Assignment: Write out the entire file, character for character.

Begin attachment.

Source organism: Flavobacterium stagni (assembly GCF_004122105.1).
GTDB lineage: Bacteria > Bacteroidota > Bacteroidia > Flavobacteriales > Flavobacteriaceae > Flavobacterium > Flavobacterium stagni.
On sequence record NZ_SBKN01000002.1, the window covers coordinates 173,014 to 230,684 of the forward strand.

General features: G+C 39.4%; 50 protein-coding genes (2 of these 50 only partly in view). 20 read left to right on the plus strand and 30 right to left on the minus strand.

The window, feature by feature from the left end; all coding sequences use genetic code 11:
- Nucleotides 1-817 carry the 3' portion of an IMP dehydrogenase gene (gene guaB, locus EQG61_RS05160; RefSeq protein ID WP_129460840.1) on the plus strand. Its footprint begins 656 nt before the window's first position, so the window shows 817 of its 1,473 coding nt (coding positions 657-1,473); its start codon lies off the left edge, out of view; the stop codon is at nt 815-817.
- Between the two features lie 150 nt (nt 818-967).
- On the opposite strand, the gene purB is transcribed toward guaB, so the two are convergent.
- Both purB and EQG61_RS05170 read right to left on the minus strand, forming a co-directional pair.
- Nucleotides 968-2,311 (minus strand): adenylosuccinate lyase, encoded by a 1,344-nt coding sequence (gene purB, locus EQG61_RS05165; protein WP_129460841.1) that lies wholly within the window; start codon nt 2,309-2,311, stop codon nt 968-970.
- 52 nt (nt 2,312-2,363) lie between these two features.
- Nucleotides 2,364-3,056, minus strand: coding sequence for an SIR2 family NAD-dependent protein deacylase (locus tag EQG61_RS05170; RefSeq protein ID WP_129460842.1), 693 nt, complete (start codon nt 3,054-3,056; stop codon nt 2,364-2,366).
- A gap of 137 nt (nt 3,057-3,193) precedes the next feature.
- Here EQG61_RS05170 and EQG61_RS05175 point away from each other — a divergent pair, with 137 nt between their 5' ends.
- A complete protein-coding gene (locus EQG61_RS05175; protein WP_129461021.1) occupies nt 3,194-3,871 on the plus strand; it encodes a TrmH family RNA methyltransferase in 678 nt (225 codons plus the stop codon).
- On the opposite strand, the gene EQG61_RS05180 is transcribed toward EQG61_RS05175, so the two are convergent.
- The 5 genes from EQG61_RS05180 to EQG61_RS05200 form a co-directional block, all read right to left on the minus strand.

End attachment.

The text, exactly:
Source organism: Flavobacterium stagni (assembly GCF_004122105.1).
GTDB lineage: Bacteria > Bacteroidota > Bacteroidia > Flavobacteriales > Flavobacteriaceae > Flavobacterium > Flavobacterium stagni.
On sequence record NZ_SBKN01000002.1, the window covers coordinates 173,014 to 230,684 of the forward strand.

General features: G+C 39.4%; 50 protein-coding genes (2 of these 50 only partly in view). 20 read left to right on the plus strand and 30 right to left on the minus strand.

The window, feature by feature from the left end; all coding sequences use genetic code 11:
- Nucleotides 1-817 carry the 3' portion of an IMP dehydrogenase gene (gene guaB, locus EQG61_RS05160; RefSeq protein ID WP_129460840.1) on the plus strand. Its footprint begins 656 nt before the window's first position, so the window shows 817 of its 1,473 coding nt (coding positions 657-1,473); its start codon lies off the left edge, out of view; the stop codon is at nt 815-817.
- Between the two features lie 150 nt (nt 818-967).
- On the opposite strand, the gene purB is transcribed toward guaB, so the two are convergent.
- Both purB and EQG61_RS05170 read right to left on the minus strand, forming a co-directional pair.
- Nucleotides 968-2,311 (minus strand): adenylosuccinate lyase, encoded by a 1,344-nt coding sequence (gene purB, locus EQG61_RS05165; protein WP_129460841.1) that lies wholly within the window; start codon nt 2,309-2,311, stop codon nt 968-970.
- 52 nt (nt 2,312-2,363) lie between these two features.
- Nucleotides 2,364-3,056, minus strand: coding sequence for an SIR2 family NAD-dependent protein deacylase (locus tag EQG61_RS05170; RefSeq protein ID WP_129460842.1), 693 nt, complete (start codon nt 3,054-3,056; stop codon nt 2,364-2,366).
- A gap of 137 nt (nt 3,057-3,193) precedes the next feature.
- Here EQG61_RS05170 and EQG61_RS05175 point away from each other — a divergent pair, with 137 nt between their 5' ends.
- A complete protein-coding gene (locus EQG61_RS05175; protein WP_129461021.1) occupies nt 3,194-3,871 on the plus strand; it encodes a TrmH family RNA methyltransferase in 678 nt (225 codons plus the stop codon).
- On the opposite strand, the gene EQG61_RS05180 is transcribed toward EQG61_RS05175, so the two are convergent.
- The 5 genes from EQG61_RS05180 to EQG61_RS05200 form a co-directional block, all read right to left on the minus strand.